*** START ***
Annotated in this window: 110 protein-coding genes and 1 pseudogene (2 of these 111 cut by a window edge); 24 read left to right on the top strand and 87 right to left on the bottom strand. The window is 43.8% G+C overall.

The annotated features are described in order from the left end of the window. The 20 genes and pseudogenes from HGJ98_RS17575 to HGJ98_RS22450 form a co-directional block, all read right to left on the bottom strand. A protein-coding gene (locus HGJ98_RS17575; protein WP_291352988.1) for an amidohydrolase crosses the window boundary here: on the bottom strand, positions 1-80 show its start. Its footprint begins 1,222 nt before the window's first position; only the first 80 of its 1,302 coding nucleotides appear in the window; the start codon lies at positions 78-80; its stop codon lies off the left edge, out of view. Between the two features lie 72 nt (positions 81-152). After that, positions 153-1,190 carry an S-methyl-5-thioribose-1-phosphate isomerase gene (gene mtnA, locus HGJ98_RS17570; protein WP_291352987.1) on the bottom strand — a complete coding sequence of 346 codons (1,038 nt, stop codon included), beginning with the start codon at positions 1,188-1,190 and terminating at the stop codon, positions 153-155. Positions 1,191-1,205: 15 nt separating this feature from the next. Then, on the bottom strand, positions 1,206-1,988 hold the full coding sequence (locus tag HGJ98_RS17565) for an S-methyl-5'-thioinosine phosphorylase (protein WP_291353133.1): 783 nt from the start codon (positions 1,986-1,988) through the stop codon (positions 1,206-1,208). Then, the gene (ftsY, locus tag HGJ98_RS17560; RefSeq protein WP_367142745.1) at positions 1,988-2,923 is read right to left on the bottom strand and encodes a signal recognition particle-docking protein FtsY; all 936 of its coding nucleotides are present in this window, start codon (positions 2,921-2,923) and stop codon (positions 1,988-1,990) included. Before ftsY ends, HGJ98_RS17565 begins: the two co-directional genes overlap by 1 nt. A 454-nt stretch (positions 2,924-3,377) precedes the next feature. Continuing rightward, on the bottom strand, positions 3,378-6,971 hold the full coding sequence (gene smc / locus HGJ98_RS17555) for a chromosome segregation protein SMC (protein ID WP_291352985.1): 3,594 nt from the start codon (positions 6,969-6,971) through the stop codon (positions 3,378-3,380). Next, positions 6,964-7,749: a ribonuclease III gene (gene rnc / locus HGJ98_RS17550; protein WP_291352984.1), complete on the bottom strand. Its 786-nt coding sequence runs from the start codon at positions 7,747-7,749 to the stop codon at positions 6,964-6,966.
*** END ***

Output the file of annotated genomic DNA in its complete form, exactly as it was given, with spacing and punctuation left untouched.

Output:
Annotated in this window: 110 protein-coding genes and 1 pseudogene (2 of these 111 cut by a window edge); 24 read left to right on the top strand and 87 right to left on the bottom strand. The window is 43.8% G+C overall.

The annotated features are described in order from the left end of the window. The 20 genes and pseudogenes from HGJ98_RS17575 to HGJ98_RS22450 form a co-directional block, all read right to left on the bottom strand. A protein-coding gene (locus HGJ98_RS17575; protein WP_291352988.1) for an amidohydrolase crosses the window boundary here: on the bottom strand, positions 1-80 show its start. Its footprint begins 1,222 nt before the window's first position; only the first 80 of its 1,302 coding nucleotides appear in the window; the start codon lies at positions 78-80; its stop codon lies off the left edge, out of view. Between the two features lie 72 nt (positions 81-152). After that, positions 153-1,190 carry an S-methyl-5-thioribose-1-phosphate isomerase gene (gene mtnA, locus HGJ98_RS17570; protein WP_291352987.1) on the bottom strand — a complete coding sequence of 346 codons (1,038 nt, stop codon included), beginning with the start codon at positions 1,188-1,190 and terminating at the stop codon, positions 153-155. Positions 1,191-1,205: 15 nt separating this feature from the next. Then, on the bottom strand, positions 1,206-1,988 hold the full coding sequence (locus tag HGJ98_RS17565) for an S-methyl-5'-thioinosine phosphorylase (protein WP_291353133.1): 783 nt from the start codon (positions 1,986-1,988) through the stop codon (positions 1,206-1,208). Then, the gene (ftsY, locus tag HGJ98_RS17560; RefSeq protein WP_367142745.1) at positions 1,988-2,923 is read right to left on the bottom strand and encodes a signal recognition particle-docking protein FtsY; all 936 of its coding nucleotides are present in this window, start codon (positions 2,921-2,923) and stop codon (positions 1,988-1,990) included. Before ftsY ends, HGJ98_RS17565 begins: the two co-directional genes overlap by 1 nt. A 454-nt stretch (positions 2,924-3,377) precedes the next feature. Continuing rightward, on the bottom strand, positions 3,378-6,971 hold the full coding sequence (gene smc / locus HGJ98_RS17555) for a chromosome segregation protein SMC (protein ID WP_291352985.1): 3,594 nt from the start codon (positions 6,969-6,971) through the stop codon (positions 3,378-3,380). Next, positions 6,964-7,749: a ribonuclease III gene (gene rnc / locus HGJ98_RS17550; protein WP_291352984.1), complete on the bottom strand. Its 786-nt coding sequence runs from the start codon at positions 7,747-7,749 to the stop codon at positions 6,964-6,966.